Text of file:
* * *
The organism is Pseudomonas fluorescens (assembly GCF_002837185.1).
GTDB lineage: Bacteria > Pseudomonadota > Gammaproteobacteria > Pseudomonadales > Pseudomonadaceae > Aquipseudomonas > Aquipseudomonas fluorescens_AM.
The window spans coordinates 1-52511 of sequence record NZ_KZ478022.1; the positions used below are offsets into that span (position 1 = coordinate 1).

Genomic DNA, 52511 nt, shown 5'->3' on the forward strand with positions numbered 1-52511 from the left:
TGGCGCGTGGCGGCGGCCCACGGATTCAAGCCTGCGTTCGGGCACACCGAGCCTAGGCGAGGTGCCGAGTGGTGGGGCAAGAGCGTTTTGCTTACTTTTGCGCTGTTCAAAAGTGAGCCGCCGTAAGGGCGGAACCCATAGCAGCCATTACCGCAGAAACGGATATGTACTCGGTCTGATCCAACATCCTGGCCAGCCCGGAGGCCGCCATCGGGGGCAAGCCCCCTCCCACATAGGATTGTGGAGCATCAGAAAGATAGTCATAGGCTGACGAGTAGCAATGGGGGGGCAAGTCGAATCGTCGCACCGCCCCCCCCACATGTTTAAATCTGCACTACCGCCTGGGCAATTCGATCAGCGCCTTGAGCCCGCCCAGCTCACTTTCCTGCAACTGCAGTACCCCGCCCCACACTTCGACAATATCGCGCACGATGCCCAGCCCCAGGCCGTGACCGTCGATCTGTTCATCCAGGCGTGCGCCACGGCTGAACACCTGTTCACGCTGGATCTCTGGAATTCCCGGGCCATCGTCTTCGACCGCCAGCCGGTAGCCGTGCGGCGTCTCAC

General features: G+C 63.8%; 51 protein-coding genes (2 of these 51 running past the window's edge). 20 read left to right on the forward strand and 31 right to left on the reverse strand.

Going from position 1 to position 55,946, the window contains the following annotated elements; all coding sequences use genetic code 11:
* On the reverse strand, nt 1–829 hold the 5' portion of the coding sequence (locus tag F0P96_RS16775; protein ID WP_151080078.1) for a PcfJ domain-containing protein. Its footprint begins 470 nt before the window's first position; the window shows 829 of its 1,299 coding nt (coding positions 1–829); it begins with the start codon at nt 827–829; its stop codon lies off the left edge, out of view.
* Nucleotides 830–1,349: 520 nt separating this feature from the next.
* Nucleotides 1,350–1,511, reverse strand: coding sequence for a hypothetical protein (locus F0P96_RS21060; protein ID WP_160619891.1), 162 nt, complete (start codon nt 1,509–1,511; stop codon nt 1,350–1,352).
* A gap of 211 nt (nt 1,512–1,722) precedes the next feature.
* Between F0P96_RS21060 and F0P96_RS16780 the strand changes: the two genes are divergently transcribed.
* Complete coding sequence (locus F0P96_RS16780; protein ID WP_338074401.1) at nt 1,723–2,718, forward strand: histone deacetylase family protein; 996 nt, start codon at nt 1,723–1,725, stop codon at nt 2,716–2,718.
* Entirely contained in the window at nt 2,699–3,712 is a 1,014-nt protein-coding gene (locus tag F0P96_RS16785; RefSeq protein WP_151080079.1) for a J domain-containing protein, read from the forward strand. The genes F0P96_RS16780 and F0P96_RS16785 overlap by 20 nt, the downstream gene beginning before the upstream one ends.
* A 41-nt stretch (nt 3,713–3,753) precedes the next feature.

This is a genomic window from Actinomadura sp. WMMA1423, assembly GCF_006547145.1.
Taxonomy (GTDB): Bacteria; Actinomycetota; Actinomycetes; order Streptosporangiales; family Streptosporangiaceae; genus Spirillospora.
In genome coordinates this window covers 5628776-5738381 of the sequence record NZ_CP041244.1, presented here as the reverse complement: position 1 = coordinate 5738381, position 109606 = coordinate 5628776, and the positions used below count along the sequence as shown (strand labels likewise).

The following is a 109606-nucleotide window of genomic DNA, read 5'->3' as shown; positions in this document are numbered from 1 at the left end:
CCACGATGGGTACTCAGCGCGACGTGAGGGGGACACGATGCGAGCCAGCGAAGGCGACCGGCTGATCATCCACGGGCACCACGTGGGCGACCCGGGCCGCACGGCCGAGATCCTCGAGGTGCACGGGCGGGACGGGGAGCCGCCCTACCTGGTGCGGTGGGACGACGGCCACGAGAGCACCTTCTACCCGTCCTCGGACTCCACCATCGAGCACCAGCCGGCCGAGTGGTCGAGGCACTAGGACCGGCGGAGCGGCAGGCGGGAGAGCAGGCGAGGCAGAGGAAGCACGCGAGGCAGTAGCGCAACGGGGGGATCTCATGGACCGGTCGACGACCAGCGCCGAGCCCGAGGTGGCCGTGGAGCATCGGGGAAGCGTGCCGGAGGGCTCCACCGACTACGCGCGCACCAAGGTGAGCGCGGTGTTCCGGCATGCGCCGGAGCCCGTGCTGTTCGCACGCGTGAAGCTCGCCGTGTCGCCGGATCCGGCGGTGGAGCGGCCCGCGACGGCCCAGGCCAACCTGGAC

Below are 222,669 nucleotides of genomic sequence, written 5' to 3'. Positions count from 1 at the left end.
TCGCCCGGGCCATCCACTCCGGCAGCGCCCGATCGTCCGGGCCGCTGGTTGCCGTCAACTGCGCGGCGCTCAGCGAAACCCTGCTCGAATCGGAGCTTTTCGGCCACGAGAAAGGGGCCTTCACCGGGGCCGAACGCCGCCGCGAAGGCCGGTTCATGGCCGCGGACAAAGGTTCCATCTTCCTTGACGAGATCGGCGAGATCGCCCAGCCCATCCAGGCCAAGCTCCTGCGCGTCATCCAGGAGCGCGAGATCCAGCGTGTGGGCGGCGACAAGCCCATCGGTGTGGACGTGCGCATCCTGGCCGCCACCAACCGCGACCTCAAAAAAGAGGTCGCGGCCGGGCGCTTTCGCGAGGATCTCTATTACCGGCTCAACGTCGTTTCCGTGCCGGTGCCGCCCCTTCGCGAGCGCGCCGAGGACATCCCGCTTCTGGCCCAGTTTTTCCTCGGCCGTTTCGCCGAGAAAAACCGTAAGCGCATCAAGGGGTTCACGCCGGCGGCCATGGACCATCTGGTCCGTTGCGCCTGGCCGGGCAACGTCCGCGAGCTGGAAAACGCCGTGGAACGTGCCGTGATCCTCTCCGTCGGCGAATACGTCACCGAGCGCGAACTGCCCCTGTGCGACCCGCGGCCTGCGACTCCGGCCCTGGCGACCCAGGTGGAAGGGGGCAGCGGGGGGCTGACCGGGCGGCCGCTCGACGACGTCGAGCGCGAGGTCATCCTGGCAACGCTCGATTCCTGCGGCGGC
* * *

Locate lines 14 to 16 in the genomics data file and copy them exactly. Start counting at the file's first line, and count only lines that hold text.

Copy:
* Entirely contained in the window at nt 2,699–3,712 is a 1,014-nt protein-coding gene (locus tag F0P96_RS16785; RefSeq protein WP_151080079.1) for a J domain-containing protein, read from the forward strand. The genes F0P96_RS16780 and F0P96_RS16785 overlap by 20 nt, the downstream gene beginning before the upstream one ends.
* A 41-nt stretch (nt 3,713–3,753) precedes the next feature.

This is a genomic window from Actinomadura sp. WMMA1423, assembly GCF_006547145.1.